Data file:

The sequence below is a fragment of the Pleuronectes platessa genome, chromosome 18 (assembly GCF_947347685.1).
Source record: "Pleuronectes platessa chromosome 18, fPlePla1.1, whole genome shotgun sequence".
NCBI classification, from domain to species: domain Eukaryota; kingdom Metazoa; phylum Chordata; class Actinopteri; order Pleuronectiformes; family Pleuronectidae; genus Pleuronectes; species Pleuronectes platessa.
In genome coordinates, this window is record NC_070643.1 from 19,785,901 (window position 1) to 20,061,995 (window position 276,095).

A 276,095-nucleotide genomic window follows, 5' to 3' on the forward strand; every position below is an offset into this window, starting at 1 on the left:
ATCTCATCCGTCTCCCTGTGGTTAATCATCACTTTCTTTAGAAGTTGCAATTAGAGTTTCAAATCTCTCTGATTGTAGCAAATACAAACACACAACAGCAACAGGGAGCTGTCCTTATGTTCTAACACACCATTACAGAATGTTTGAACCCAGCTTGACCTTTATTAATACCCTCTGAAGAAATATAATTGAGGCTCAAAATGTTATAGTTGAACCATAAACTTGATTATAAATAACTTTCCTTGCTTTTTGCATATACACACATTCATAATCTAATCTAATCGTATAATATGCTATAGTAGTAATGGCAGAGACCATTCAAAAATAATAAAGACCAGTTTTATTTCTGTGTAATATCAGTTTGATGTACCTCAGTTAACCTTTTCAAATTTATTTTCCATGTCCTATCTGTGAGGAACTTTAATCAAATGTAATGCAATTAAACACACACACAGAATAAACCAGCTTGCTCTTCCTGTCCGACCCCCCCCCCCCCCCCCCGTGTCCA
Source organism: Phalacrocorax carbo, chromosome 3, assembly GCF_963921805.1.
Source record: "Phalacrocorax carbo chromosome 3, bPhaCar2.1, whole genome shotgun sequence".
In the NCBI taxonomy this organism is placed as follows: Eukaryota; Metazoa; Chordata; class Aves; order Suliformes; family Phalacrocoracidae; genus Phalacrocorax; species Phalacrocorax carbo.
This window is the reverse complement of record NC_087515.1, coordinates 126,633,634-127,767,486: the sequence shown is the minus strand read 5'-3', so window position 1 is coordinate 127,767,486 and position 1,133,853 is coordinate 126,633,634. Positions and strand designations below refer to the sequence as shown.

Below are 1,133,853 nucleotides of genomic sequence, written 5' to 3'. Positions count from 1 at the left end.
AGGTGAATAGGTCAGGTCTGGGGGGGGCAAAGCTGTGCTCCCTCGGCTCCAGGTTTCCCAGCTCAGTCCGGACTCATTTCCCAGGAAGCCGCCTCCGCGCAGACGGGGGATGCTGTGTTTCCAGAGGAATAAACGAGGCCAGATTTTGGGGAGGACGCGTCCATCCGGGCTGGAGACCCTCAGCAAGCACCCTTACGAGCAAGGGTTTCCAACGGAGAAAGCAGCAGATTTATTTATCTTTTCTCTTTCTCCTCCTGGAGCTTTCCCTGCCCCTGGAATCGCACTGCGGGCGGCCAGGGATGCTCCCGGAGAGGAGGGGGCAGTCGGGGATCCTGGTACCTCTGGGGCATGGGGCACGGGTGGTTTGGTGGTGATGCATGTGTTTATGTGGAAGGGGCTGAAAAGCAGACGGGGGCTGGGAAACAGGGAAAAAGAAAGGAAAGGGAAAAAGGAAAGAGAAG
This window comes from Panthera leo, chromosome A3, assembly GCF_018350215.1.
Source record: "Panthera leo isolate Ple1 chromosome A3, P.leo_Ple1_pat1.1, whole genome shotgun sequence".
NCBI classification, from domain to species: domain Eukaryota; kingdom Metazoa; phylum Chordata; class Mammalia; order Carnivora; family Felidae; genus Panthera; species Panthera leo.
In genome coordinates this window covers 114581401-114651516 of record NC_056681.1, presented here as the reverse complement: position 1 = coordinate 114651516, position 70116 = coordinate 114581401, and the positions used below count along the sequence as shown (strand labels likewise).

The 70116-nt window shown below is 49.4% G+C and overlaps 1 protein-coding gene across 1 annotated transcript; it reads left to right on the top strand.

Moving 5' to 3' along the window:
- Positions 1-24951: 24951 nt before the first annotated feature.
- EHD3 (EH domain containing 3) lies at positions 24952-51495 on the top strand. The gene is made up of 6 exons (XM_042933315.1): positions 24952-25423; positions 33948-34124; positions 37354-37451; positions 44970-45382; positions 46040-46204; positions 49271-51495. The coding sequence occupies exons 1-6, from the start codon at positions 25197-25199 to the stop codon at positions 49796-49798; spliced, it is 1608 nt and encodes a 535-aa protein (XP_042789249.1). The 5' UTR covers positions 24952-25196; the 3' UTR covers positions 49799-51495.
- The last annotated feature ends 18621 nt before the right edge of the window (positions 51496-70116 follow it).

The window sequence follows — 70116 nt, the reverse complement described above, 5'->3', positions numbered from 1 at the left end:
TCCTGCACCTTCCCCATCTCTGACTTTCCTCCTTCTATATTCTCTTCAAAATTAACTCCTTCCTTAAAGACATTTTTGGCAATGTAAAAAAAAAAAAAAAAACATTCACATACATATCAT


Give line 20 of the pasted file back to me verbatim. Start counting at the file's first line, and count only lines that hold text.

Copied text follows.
- EHD3 (EH domain containing 3) lies at positions 24952-51495 on the top strand. The gene is made up of 6 exons (XM_042933315.1): positions 24952-25423; positions 33948-34124; positions 37354-37451; positions 44970-45382; positions 46040-46204; positions 49271-51495. The coding sequence occupies exons 1-6, from the start codon at positions 25197-25199 to the stop codon at positions 49796-49798; spliced, it is 1608 nt and encodes a 535-aa protein (XP_042789249.1). The 5' UTR covers positions 24952-25196; the 3' UTR covers positions 49799-51495.